For Posidonia to recolonise old boat mooring scars, traditional swing moorings need to be replaced with environmentally friendly moorings that do not have heavy chains or other elements dragging along the seafloor. Although environmentally friendly designs are replacing swing moorings in many coastlines world-wide, they are still not widely used in NSW.

New mooring designs are, however, not enough, according to Dr Sinclair.

“Even when mooring chains are removed, the natural recolonisation of bare patches by Posidonia can take decades”, she said.

“This is why we want to intervene and give nature a helping hand by restoring lost Posidonia in old mooring scars where swing moorings have been either removed or replaced by environmentally friendly moorings.”

Associate Professor Vergés said that because Posidonia is a protected species, “one of the greatest challenges for restoration in the east coast is finding seagrass shoots to revegetate the bare patches”.

And this is where local citizen scientists can play a role in helping out, as UNSW PhD student Lana Kailich explained.

“We are asking local beach goers to help us with the restoration by collecting live, green Posidonia shoots that often wash ashore after storms”, she said.

The team will then transplant these shoots into old mooring scars.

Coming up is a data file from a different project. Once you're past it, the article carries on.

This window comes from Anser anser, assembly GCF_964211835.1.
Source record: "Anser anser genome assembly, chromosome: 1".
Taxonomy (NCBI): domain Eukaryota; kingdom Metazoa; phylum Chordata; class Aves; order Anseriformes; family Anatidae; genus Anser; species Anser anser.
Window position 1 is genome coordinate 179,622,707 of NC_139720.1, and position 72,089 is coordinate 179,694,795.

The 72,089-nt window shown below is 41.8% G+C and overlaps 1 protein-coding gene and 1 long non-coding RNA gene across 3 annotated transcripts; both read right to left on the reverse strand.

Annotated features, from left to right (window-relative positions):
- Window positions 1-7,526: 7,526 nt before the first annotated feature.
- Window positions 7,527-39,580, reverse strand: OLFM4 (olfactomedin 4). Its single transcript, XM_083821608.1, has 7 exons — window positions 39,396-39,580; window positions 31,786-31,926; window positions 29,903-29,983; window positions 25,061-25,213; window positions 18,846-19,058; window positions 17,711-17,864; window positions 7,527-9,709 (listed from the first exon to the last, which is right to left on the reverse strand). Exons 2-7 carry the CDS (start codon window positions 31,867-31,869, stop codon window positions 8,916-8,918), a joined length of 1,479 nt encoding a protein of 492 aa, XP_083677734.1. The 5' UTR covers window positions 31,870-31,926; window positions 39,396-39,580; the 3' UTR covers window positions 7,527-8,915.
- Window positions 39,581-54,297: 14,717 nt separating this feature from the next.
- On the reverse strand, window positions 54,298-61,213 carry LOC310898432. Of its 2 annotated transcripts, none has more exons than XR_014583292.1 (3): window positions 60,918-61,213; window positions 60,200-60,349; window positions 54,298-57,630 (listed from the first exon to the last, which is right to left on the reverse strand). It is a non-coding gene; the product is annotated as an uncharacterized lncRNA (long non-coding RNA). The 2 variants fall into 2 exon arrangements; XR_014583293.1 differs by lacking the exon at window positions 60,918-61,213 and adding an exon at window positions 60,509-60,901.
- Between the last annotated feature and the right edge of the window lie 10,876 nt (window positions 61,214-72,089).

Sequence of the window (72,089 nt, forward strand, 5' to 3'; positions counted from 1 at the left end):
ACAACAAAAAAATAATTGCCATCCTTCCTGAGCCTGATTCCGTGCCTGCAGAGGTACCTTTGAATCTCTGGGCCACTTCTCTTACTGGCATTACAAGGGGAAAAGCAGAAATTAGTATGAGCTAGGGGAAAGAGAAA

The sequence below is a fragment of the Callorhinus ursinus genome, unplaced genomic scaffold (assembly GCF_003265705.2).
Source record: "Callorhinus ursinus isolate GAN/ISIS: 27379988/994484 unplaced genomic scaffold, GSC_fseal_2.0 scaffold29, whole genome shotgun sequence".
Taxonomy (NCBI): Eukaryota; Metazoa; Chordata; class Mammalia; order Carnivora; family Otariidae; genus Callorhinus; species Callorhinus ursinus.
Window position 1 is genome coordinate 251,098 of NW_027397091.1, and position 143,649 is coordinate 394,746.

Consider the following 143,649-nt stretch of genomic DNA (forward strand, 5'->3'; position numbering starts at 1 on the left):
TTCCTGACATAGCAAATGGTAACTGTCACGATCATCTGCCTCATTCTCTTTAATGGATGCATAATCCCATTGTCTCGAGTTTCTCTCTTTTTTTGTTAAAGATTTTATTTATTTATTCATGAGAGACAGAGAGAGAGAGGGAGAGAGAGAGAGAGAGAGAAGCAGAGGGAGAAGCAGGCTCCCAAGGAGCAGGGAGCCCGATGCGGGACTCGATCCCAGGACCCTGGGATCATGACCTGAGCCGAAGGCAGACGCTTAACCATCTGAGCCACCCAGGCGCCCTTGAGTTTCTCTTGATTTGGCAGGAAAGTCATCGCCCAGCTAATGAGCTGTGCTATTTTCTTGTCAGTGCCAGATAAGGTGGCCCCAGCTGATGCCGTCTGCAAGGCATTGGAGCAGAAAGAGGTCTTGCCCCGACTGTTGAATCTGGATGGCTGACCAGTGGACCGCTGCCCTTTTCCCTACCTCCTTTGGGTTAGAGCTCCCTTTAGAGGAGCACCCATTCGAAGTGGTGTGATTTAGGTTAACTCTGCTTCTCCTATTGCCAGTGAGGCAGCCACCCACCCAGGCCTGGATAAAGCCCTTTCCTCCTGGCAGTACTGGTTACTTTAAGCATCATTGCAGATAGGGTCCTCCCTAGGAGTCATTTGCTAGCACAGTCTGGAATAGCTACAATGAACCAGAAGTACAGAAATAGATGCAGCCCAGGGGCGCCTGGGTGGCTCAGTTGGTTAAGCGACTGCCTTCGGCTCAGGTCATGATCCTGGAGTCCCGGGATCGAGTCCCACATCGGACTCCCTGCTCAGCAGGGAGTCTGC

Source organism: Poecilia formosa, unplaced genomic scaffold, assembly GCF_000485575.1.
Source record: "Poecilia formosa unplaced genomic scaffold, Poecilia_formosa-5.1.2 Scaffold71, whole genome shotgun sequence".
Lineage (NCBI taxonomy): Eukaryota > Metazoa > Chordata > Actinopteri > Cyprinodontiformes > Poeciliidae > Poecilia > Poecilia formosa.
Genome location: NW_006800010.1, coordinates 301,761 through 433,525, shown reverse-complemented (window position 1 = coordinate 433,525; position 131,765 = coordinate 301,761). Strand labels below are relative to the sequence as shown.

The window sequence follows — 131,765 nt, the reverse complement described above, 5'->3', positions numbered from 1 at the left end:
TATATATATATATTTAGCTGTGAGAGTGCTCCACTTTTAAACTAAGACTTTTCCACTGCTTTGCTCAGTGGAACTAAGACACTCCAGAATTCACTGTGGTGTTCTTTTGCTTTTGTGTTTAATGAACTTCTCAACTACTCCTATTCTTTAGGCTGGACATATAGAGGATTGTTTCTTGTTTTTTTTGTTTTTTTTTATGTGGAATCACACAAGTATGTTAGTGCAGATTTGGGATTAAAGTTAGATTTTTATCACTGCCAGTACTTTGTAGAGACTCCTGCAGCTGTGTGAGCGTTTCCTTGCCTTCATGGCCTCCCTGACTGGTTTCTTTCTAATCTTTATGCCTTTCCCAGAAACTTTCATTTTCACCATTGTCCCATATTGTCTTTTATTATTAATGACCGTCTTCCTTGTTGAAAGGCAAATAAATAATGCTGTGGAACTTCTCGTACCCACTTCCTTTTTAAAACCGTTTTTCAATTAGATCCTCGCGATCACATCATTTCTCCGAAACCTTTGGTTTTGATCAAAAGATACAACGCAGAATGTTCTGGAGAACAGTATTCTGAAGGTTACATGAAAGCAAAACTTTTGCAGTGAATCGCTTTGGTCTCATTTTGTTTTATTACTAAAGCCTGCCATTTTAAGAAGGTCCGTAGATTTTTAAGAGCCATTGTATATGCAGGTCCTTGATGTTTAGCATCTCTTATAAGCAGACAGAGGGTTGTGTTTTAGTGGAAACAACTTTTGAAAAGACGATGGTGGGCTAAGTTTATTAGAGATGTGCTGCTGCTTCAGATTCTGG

The project has already featured some restoration trials in Port Stephens using detached seagrass shoots, with very promising results: survival of 70 per cent of planted shoots after 5 months.

 

Partners & Collaborators
  • Sydney Institute of Marine Science

  • University of Western Australia

  • NSW Government’s Restoration and Rehabilitation Grant Program

More in Our planet and beyond

Nothing compares to the humble frog
Dr Jodi Rowley explains why frogs are so vital for healthy ecosystems, how she is working to conserve them and the positive impact she has already made to the study of amphibians in Southeast Asia.
Our planet and beyond
Regional modelling improves climate change preparedness
The highly successful NSW and ACT Regional Climate Modelling project has enabled organisations to plan for future climate change in a consistent and systematic way.
Our planet and beyond
Safeguarding the health of our rivers and wetlands
Three decades of surveying waterbirds in Australian rivers and wetlands by Professor Richard Kingsford has strongly influenced national water management policy and practice.
Our planet and beyond
cane_toad_body
Scientists crack genetic code of cane toad
A group led by UNSW's Peter White has unlocked the DNA of the cane toad. The world-first genome will help scientists understand how the toad spreads, how its toxin works, and provide new avenues to try to control its population.
Our planet and beyond
Tropical tree mortality: why trees die
Scientists have shed light on tropical tree deaths – with results predicted to have important implications for managing forest biodiversity.
Our planet and beyond
Echidna quills can now be analysed to determine if a specific animal is being illegally trafficked.
Cracking illegal wildlife trade
Scientists have developed a revolutionary way to determine if animals are being illegally trafficked.
Our planet and beyond